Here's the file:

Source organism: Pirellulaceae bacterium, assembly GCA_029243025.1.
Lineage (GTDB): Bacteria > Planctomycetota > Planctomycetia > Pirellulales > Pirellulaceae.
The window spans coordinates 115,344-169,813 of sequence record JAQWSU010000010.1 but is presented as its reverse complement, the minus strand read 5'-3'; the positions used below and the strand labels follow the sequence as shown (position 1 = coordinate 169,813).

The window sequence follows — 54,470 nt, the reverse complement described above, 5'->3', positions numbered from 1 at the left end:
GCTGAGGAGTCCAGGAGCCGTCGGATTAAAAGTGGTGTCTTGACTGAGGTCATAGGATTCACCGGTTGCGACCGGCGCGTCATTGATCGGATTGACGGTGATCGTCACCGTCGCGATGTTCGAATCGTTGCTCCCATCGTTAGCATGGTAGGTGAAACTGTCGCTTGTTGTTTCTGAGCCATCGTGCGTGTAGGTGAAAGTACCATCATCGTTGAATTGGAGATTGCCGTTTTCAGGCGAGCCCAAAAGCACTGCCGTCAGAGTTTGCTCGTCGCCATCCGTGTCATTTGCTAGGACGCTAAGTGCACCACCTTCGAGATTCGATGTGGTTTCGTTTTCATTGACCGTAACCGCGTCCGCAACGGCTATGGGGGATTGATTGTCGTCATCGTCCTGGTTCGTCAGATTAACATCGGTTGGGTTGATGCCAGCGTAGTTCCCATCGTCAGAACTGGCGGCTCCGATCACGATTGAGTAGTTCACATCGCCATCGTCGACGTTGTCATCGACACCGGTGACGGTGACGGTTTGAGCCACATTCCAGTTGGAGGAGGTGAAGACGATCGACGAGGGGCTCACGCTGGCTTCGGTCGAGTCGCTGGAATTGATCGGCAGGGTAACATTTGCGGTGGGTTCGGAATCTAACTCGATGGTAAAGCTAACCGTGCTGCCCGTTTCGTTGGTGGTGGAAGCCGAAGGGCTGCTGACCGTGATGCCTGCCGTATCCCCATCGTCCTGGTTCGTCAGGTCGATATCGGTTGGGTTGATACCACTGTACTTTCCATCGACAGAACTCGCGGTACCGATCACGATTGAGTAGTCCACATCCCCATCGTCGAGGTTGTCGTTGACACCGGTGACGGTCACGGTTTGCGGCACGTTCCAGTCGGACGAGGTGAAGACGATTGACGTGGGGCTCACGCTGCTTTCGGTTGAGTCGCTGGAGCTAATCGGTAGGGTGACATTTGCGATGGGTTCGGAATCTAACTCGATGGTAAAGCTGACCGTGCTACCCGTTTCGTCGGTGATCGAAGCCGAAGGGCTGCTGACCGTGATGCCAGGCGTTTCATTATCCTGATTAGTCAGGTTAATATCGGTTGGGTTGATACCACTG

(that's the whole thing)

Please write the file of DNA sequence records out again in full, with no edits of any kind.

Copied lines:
Source organism: Pirellulaceae bacterium, assembly GCA_029243025.1.
Lineage (GTDB): Bacteria > Planctomycetota > Planctomycetia > Pirellulales > Pirellulaceae.
The window spans coordinates 115,344-169,813 of sequence record JAQWSU010000010.1 but is presented as its reverse complement, the minus strand read 5'-3'; the positions used below and the strand labels follow the sequence as shown (position 1 = coordinate 169,813).

The window sequence follows — 54,470 nt, the reverse complement described above, 5'->3', positions numbered from 1 at the left end:
GCTGAGGAGTCCAGGAGCCGTCGGATTAAAAGTGGTGTCTTGACTGAGGTCATAGGATTCACCGGTTGCGACCGGCGCGTCATTGATCGGATTGACGGTGATCGTCACCGTCGCGATGTTCGAATCGTTGCTCCCATCGTTAGCATGGTAGGTGAAACTGTCGCTTGTTGTTTCTGAGCCATCGTGCGTGTAGGTGAAAGTACCATCATCGTTGAATTGGAGATTGCCGTTTTCAGGCGAGCCCAAAAGCACTGCCGTCAGAGTTTGCTCGTCGCCATCCGTGTCATTTGCTAGGACGCTAAGTGCACCACCTTCGAGATTCGATGTGGTTTCGTTTTCATTGACCGTAACCGCGTCCGCAACGGCTATGGGGGATTGATTGTCGTCATCGTCCTGGTTCGTCAGATTAACATCGGTTGGGTTGATGCCAGCGTAGTTCCCATCGTCAGAACTGGCGGCTCCGATCACGATTGAGTAGTTCACATCGCCATCGTCGACGTTGTCATCGACACCGGTGACGGTGACGGTTTGAGCCACATTCCAGTTGGAGGAGGTGAAGACGATCGACGAGGGGCTCACGCTGGCTTCGGTCGAGTCGCTGGAATTGATCGGCAGGGTAACATTTGCGGTGGGTTCGGAATCTAACTCGATGGTAAAGCTAACCGTGCTGCCCGTTTCGTTGGTGGTGGAAGCCGAAGGGCTGCTGACCGTGATGCCTGCCGTATCCCCATCGTCCTGGTTCGTCAGGTCGATATCGGTTGGGTTGATACCACTGTACTTTCCATCGACAGAACTCGCGGTACCGATCACGATTGAGTAGTCCACATCCCCATCGTCGAGGTTGTCGTTGACACCGGTGACGGTCACGGTTTGCGGCACGTTCCAGTCGGACGAGGTGAAGACGATTGACGTGGGGCTCACGCTGCTTTCGGTTGAGTCGCTGGAGCTAATCGGTAGGGTGACATTTGCGATGGGTTCGGAATCTAACTCGATGGTAAAGCTGACCGTGCTACCCGTTTCGTCGGTGATCGAAGCCGAAGGGCTGCTGACCGTGATGCCAGGCGTTTCATTATCCTGATTAGTCAGGTTAATATCGGTTGGGTTGATACCACTG